The Ecophyto plan was developed by the French Ministry of Agriculture in 2008 with the purpose of progressively reducing the use of pesticides while maintaining a robust agricultural economy in France. Since its inception, the program has mobilized farmers, researchers and civil servants to engage in numerous initiatives to achieve the plan’s goals across the nation. A second version of the Ecophyto plan was recently published and was reconstructed around seven fundamental principles, which are subsequently put into practice through six strategic axes.
The seven fundamental principles of the Ecophyto plan 2:
- Maintaining a 50% reduction in pesticide use in two stages : – 25% by 2020 and – 50% by 2025
- Enhancement of the qualitative aspects : a 360° surveillance of impact of pesticides
- A core element of the Agro-Ecological project
- Companies playing a central role
- The coordination of events, group projects, and collective individual initiatives
- Adaptability to the needs of each region.
- Healthy crops, happy culture
The six strategic axes for the implementation of the Ecophyto plan 2:
Axis 1 – Act today to change practices
This axis focuses on the promotion of the renovation and change of agricultural practices, such as:
- Reducing the use of pesticides
- Diversifying crops and/or make the change to organic, especially for major crops
- Updating to new generation agricultural machinery
- Promoting and developing biocontrol (eg. introducing predator insects to destroy pest populations) as alternatives as pesticides
- Increase tenfold the number of farmers committed to the transition to agro-ecology with reduced amounts of pesticides
- Expand the DEPHY network of farms from 1,900 to 3,000, participants of which are unified in alternative agricultural production methods with reduced amounts of pesticides
Axis 2 Improve the knowledge and tools for the future while encouraging research and innovation
The second axis will launch four operational R&D programs (biocontrol, agricultural equipment, innovation, weed flora) and strengthen research initiatives on integrated pest management in France and Europe as well as on health and environmental impacts of pesticides.
Axis 3 – Evaluate and manage risks and impacts
Axis 3 will aim to:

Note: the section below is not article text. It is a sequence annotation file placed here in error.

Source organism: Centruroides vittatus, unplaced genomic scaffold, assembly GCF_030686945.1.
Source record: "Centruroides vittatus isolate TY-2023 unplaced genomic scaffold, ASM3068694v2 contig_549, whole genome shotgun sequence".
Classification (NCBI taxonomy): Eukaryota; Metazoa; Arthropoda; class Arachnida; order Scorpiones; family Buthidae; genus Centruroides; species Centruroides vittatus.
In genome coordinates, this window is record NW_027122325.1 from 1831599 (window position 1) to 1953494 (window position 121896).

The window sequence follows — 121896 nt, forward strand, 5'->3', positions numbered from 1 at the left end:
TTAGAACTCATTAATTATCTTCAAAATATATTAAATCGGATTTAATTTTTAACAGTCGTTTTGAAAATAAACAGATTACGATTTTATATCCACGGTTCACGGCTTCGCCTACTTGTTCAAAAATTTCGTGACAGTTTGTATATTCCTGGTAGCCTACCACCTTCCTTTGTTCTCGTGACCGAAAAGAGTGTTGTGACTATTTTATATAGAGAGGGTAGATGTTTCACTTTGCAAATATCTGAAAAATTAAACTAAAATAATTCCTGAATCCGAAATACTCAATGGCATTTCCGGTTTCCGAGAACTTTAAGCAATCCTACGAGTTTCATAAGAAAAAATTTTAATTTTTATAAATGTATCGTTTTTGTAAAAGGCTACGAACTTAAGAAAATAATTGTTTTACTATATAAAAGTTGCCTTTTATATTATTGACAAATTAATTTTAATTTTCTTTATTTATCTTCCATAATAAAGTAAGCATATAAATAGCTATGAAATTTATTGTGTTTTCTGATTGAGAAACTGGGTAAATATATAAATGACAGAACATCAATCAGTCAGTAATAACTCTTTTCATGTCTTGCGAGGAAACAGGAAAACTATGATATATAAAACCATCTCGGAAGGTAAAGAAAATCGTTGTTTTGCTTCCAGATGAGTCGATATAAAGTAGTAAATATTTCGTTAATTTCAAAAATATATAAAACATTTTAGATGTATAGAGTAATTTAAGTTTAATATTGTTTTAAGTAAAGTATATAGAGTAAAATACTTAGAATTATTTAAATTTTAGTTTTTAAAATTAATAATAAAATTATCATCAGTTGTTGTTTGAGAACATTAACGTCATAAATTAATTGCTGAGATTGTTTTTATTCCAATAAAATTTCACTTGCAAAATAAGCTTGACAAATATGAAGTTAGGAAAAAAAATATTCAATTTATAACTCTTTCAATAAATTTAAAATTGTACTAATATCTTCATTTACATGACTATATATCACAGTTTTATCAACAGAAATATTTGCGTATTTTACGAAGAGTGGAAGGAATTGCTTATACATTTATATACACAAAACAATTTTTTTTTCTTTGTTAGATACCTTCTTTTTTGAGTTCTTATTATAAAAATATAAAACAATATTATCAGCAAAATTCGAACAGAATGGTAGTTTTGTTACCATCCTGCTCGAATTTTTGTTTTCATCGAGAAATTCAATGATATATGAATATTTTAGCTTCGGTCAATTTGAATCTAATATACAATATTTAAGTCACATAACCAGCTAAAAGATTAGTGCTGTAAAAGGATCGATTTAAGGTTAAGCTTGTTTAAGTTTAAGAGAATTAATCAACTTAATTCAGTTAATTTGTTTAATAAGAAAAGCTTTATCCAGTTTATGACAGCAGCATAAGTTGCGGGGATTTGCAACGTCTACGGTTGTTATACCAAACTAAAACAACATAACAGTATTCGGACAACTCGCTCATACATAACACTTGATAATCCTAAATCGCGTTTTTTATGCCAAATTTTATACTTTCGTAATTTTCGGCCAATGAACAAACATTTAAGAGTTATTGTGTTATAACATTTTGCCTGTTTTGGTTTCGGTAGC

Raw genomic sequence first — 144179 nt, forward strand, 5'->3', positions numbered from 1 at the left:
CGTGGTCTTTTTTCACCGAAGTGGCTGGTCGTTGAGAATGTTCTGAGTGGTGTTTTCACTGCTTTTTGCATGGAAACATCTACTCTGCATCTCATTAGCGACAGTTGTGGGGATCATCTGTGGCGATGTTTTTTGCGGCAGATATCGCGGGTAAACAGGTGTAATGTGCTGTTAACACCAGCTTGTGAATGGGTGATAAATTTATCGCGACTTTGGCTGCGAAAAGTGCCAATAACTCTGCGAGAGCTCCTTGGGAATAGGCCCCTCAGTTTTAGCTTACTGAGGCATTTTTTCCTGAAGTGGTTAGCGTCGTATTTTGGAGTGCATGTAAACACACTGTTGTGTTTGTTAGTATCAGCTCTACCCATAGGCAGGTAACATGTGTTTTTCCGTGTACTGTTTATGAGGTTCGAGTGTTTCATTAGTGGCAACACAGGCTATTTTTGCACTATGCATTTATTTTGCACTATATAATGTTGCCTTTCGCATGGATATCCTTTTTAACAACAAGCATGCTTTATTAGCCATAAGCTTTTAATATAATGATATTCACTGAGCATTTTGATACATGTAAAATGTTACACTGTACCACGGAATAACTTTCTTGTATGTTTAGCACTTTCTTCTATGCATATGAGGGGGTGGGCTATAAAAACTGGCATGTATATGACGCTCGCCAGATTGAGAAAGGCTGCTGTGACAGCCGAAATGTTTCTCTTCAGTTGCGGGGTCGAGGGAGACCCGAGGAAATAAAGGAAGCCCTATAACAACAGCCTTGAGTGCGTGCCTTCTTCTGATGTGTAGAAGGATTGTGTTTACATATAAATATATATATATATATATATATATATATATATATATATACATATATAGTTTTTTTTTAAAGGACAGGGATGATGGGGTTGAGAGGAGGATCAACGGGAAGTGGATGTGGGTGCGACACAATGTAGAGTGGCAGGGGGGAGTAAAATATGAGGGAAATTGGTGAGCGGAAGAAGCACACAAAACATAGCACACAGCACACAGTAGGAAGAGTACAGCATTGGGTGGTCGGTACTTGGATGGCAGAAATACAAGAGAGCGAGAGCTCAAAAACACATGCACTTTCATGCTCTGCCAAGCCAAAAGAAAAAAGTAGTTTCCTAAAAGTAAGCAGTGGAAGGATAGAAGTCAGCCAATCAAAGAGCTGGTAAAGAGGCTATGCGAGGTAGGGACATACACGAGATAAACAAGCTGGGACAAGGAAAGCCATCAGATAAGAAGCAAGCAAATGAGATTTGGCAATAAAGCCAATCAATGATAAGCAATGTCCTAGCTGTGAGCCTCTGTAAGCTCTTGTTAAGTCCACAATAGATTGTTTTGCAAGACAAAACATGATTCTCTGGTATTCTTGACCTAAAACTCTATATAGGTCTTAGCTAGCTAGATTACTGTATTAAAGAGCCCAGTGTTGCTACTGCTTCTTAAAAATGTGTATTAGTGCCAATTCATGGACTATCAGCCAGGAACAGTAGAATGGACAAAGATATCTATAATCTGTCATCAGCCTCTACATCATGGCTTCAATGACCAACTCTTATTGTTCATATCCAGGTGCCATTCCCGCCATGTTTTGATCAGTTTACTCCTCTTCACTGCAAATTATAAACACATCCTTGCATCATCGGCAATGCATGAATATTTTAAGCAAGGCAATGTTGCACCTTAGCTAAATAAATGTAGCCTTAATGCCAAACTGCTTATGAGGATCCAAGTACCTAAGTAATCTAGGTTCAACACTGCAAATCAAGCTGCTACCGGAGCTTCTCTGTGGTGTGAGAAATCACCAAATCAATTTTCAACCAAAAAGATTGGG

- minimize the adverse health effects that potentially result from agriculture through the surveillance of food, water and air pollution
- accelerate the removal of substances noxious to human health
- implement a pharmacovigilance system for pesticides
- crack down on frauds and offenders with sanctions
Axis 4 – Adapt the plan to territories and branches
The fourth axis aims to recruit the cooperation of all French territories and industries so that the Ecophyto Plan 2 can be implemented at the national, regional, and local level. Local communities and companies can contribute by supporting the plan and by committing to its initiatives. This would also involve special adaptation for the tropical climates of the overseas French territories and a comprehensive coverage scheme that would compensate for potential risks associated with adopting these new techniques.
Axis 5 – Accelerate the transition to a full ban on pesticides in public gardens and spaces
This means in particular:
- Developing and implementing charters in all the regions between distributors, public authorities, and gardening associations
- Banning the over-the-counter sale of all products being phased out of use by 2022
- Enhancing the collection and the destruction of unused pesticides and emptying packaging among the non-professional gardeners,
- Compelling communities and administrators of public spaces to commit to the reduction of pesticide use.
Axis 6 – Communicate and strengthen the plan’s progress
The monitoring of pesticide consumption indicators, such as the frequency and dose of usage of plant protection products, will continue. In addition, new kinds of indicators will be developed and utilized (indicators for product toxicity, health effects, impacts on biodiversity, pest resistance, change in agricultural practices, etc…)
The hope is that heightened communication will encourage farmers and agricultural business professionals to reduce pesticide use and convince them that this reduction can and will serve to be an economic, environmental and social boon.